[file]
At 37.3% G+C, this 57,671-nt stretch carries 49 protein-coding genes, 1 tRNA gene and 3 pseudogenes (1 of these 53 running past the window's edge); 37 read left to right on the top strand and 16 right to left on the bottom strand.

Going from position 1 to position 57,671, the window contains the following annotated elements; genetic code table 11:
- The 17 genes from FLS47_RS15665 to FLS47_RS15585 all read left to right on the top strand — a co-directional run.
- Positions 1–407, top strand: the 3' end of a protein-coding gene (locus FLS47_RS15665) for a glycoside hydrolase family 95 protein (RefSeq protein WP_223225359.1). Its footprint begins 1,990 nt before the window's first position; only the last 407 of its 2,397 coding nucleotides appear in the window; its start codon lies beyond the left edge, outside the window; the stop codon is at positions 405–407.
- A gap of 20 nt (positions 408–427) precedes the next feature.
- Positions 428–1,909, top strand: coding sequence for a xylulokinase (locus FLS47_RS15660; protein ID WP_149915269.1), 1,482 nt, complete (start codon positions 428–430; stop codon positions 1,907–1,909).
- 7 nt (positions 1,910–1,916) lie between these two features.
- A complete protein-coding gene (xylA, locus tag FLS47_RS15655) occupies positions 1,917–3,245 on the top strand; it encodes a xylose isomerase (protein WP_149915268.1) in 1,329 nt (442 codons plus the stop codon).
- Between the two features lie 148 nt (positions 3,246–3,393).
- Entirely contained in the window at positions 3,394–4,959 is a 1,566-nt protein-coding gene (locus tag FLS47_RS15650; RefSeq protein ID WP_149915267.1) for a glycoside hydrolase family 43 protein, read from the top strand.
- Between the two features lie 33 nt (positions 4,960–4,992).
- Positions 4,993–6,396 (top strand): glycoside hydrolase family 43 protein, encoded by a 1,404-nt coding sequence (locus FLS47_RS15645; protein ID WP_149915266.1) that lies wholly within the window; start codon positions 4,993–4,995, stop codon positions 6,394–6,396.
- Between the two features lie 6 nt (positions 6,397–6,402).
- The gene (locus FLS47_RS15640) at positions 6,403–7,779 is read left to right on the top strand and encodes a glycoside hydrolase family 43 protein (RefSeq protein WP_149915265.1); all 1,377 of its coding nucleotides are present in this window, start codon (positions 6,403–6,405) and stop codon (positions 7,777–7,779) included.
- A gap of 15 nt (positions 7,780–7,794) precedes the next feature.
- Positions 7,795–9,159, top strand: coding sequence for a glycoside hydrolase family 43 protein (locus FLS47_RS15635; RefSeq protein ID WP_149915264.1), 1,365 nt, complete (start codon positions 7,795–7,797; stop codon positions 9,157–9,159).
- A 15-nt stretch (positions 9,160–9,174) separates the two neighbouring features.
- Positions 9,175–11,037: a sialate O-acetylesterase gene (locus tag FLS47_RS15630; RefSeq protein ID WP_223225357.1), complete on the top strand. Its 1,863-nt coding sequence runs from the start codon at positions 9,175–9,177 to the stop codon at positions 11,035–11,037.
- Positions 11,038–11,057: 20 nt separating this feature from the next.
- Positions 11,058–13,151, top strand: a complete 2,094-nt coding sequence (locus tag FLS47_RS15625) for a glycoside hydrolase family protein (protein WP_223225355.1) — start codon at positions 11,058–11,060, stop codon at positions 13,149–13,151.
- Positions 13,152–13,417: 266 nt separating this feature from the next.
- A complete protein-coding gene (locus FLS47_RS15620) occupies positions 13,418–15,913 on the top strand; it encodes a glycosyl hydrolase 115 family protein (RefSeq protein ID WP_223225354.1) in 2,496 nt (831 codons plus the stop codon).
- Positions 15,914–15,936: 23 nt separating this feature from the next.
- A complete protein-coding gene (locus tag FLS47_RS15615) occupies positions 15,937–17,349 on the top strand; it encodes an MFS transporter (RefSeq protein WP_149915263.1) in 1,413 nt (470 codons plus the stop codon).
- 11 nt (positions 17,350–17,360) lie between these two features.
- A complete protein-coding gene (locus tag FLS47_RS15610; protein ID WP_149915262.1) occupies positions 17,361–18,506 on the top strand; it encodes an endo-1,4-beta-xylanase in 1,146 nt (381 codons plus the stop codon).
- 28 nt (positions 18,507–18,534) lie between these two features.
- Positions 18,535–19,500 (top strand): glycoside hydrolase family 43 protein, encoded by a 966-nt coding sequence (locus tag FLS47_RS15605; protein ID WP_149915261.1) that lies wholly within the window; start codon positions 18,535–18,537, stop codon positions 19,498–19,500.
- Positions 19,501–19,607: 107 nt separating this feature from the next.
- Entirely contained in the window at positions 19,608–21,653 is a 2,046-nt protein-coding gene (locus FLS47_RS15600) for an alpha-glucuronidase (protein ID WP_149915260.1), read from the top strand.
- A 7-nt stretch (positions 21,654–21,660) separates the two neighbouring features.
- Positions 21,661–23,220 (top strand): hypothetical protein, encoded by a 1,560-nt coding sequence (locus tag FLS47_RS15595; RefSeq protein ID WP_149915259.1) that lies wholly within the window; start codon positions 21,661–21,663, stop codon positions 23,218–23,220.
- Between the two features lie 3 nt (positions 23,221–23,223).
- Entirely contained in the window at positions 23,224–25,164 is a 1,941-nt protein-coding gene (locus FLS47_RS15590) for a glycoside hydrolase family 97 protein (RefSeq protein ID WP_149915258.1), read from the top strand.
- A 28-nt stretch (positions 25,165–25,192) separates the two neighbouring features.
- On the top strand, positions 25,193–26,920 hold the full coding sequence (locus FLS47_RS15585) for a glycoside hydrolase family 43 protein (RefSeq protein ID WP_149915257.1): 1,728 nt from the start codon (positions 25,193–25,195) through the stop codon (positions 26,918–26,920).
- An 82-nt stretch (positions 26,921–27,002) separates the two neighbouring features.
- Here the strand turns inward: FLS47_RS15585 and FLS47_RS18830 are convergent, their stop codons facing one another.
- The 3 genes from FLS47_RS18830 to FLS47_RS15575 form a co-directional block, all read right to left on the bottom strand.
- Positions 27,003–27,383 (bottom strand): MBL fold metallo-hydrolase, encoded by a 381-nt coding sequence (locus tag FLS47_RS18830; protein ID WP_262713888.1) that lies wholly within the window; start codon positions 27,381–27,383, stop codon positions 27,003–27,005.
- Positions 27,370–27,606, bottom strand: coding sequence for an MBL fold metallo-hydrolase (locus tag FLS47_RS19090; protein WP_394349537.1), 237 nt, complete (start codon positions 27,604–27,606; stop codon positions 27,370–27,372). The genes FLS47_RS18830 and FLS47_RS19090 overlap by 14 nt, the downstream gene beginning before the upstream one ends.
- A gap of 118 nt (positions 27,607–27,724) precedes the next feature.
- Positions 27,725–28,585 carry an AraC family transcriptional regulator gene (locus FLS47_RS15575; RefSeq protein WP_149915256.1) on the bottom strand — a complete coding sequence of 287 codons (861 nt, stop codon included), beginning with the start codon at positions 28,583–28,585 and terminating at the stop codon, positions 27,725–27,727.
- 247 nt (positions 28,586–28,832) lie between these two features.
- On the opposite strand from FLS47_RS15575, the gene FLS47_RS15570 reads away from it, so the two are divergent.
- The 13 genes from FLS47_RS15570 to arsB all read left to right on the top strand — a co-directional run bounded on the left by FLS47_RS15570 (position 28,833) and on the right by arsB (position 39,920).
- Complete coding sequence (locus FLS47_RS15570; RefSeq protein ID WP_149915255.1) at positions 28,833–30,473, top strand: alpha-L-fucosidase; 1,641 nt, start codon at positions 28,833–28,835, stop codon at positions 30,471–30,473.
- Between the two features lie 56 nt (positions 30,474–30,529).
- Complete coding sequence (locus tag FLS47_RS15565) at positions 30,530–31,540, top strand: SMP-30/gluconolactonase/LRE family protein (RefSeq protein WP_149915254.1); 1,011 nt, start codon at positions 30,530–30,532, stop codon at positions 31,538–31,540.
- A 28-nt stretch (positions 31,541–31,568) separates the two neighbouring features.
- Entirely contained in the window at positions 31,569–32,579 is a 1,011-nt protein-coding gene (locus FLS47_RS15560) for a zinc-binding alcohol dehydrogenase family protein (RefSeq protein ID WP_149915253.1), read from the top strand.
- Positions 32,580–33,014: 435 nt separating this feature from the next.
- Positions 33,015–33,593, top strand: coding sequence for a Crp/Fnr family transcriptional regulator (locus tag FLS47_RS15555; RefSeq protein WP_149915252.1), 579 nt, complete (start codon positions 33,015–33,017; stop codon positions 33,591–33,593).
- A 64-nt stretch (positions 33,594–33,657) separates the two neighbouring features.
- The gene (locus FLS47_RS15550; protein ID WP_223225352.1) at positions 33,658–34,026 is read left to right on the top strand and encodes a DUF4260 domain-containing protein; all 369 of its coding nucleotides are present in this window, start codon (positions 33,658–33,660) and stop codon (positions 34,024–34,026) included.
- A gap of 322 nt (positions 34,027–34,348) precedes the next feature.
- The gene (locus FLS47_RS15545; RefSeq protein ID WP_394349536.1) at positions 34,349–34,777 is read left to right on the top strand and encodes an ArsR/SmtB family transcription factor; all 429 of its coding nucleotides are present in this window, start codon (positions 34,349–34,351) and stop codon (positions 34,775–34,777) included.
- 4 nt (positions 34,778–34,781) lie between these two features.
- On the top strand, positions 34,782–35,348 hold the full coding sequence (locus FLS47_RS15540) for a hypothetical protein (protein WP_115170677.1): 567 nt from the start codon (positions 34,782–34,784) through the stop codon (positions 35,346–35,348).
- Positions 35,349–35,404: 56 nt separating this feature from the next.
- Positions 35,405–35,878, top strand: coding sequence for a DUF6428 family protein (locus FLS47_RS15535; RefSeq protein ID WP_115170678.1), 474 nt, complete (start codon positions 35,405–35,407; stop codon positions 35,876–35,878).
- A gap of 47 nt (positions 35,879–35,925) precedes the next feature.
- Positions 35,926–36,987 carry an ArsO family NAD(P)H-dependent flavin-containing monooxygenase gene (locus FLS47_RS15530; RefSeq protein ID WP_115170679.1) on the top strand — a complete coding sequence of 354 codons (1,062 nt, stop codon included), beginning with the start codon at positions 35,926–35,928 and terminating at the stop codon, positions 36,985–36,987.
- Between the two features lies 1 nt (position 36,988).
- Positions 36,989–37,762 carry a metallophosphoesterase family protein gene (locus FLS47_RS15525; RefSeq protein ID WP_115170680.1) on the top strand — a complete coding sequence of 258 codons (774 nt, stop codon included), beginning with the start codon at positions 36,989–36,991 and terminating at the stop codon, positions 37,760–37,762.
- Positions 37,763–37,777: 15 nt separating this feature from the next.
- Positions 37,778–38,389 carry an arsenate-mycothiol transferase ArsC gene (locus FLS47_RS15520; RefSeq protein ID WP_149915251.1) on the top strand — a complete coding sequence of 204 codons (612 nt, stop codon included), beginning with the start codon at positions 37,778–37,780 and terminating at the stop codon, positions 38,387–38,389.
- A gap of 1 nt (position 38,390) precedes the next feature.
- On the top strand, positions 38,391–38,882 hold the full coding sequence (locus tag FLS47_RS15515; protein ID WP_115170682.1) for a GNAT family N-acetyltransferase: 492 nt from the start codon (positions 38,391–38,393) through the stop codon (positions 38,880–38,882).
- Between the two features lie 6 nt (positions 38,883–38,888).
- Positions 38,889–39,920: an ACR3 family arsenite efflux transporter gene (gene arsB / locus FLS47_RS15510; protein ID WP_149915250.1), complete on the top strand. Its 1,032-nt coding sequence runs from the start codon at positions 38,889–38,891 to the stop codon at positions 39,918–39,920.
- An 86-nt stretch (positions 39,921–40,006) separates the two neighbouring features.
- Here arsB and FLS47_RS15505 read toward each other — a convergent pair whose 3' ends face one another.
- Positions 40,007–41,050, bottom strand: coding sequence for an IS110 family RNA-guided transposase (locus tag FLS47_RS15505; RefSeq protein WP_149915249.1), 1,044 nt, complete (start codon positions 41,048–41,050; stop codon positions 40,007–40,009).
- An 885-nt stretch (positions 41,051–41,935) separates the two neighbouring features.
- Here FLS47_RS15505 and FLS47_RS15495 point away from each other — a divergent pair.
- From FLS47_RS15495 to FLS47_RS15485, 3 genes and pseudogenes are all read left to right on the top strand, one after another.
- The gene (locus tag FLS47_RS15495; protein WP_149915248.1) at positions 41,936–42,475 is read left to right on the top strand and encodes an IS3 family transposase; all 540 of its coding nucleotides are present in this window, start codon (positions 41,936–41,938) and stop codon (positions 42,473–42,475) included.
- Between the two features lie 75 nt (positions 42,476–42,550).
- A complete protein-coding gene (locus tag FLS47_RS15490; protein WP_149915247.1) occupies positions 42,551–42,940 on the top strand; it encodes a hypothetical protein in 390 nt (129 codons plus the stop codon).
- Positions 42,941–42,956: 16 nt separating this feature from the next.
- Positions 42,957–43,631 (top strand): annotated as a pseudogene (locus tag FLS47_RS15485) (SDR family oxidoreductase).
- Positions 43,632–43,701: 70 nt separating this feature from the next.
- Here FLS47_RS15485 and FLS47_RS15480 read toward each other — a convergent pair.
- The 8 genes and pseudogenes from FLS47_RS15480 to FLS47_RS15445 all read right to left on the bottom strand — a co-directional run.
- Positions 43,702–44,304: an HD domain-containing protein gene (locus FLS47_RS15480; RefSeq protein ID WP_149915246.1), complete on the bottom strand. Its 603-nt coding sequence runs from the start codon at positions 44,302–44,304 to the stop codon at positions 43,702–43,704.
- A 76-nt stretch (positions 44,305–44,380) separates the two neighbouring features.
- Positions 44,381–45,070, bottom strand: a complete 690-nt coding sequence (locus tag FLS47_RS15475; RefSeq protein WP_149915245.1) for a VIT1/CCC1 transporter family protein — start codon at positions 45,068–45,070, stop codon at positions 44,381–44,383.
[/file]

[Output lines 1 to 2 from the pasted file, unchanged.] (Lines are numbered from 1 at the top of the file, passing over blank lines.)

At 37.3% G+C, this 57,671-nt stretch carries 49 protein-coding genes, 1 tRNA gene and 3 pseudogenes (1 of these 53 running past the window's edge); 37 read left to right on the top strand and 16 right to left on the bottom strand.

Going from position 1 to position 57,671, the window contains the following annotated elements; genetic code table 11: